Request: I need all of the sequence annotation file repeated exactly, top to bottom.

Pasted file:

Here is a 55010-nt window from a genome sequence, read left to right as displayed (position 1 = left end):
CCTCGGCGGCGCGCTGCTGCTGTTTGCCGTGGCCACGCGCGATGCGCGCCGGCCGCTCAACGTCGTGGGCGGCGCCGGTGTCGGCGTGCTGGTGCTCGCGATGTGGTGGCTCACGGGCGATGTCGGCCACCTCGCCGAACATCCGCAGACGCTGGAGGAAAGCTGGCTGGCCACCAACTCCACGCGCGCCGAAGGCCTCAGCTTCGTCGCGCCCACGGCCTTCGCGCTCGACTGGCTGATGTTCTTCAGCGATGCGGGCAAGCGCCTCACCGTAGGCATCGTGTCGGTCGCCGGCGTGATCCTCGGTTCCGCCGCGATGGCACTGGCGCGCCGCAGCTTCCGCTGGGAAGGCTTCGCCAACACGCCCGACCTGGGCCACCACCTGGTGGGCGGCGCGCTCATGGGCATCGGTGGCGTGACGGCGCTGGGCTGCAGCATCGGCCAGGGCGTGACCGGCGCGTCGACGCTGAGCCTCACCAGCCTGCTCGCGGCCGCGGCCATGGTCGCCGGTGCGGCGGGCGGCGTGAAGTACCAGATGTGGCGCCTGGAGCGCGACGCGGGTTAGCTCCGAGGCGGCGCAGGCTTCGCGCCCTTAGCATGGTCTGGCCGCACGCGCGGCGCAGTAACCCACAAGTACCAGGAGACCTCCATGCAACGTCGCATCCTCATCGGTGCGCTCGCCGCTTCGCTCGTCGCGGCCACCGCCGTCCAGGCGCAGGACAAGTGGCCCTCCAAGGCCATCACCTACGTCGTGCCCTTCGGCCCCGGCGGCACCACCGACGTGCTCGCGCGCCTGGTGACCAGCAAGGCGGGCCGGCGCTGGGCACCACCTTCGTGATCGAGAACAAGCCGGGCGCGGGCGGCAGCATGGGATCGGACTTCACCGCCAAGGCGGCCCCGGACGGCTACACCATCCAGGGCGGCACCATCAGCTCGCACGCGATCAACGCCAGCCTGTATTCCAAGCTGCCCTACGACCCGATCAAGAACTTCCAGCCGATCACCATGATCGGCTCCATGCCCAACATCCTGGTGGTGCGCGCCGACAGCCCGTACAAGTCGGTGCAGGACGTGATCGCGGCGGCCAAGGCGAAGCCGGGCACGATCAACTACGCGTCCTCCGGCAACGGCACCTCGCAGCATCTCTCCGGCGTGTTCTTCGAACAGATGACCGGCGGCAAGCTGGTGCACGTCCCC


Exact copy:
Here is a 55010-nt window from a genome sequence, read left to right as displayed (position 1 = left end):
CCTCGGCGGCGCGCTGCTGCTGTTTGCCGTGGCCACGCGCGATGCGCGCCGGCCGCTCAACGTCGTGGGCGGCGCCGGTGTCGGCGTGCTGGTGCTCGCGATGTGGTGGCTCACGGGCGATGTCGGCCACCTCGCCGAACATCCGCAGACGCTGGAGGAAAGCTGGCTGGCCACCAACTCCACGCGCGCCGAAGGCCTCAGCTTCGTCGCGCCCACGGCCTTCGCGCTCGACTGGCTGATGTTCTTCAGCGATGCGGGCAAGCGCCTCACCGTAGGCATCGTGTCGGTCGCCGGCGTGATCCTCGGTTCCGCCGCGATGGCACTGGCGCGCCGCAGCTTCCGCTGGGAAGGCTTCGCCAACACGCCCGACCTGGGCCACCACCTGGTGGGCGGCGCGCTCATGGGCATCGGTGGCGTGACGGCGCTGGGCTGCAGCATCGGCCAGGGCGTGACCGGCGCGTCGACGCTGAGCCTCACCAGCCTGCTCGCGGCCGCGGCCATGGTCGCCGGTGCGGCGGGCGGCGTGAAGTACCAGATGTGGCGCCTGGAGCGCGACGCGGGTTAGCTCCGAGGCGGCGCAGGCTTCGCGCCCTTAGCATGGTCTGGCCGCACGCGCGGCGCAGTAACCCACAAGTACCAGGAGACCTCCATGCAACGTCGCATCCTCATCGGTGCGCTCGCCGCTTCGCTCGTCGCGGCCACCGCCGTCCAGGCGCAGGACAAGTGGCCCTCCAAGGCCATCACCTACGTCGTGCCCTTCGGCCCCGGCGGCACCACCGACGTGCTCGCGCGCCTGGTGACCAGCAAGGCGGGCCGGCGCTGGGCACCACCTTCGTGATCGAGAACAAGCCGGGCGCGGGCGGCAGCATGGGATCGGACTTCACCGCCAAGGCGGCCCCGGACGGCTACACCATCCAGGGCGGCACCATCAGCTCGCACGCGATCAACGCCAGCCTGTATTCCAAGCTGCCCTACGACCCGATCAAGAACTTCCAGCCGATCACCATGATCGGCTCCATGCCCAACATCCTGGTGGTGCGCGCCGACAGCCCGTACAAGTCGGTGCAGGACGTGATCGCGGCGGCCAAGGCGAAGCCGGGCACGATCAACTACGCGTCCTCCGGCAACGGCACCTCGCAGCATCTCTCCGGCGTGTTCTTCGAACAGATGACCGGCGGCAAGCTGGTGCACGTCCCC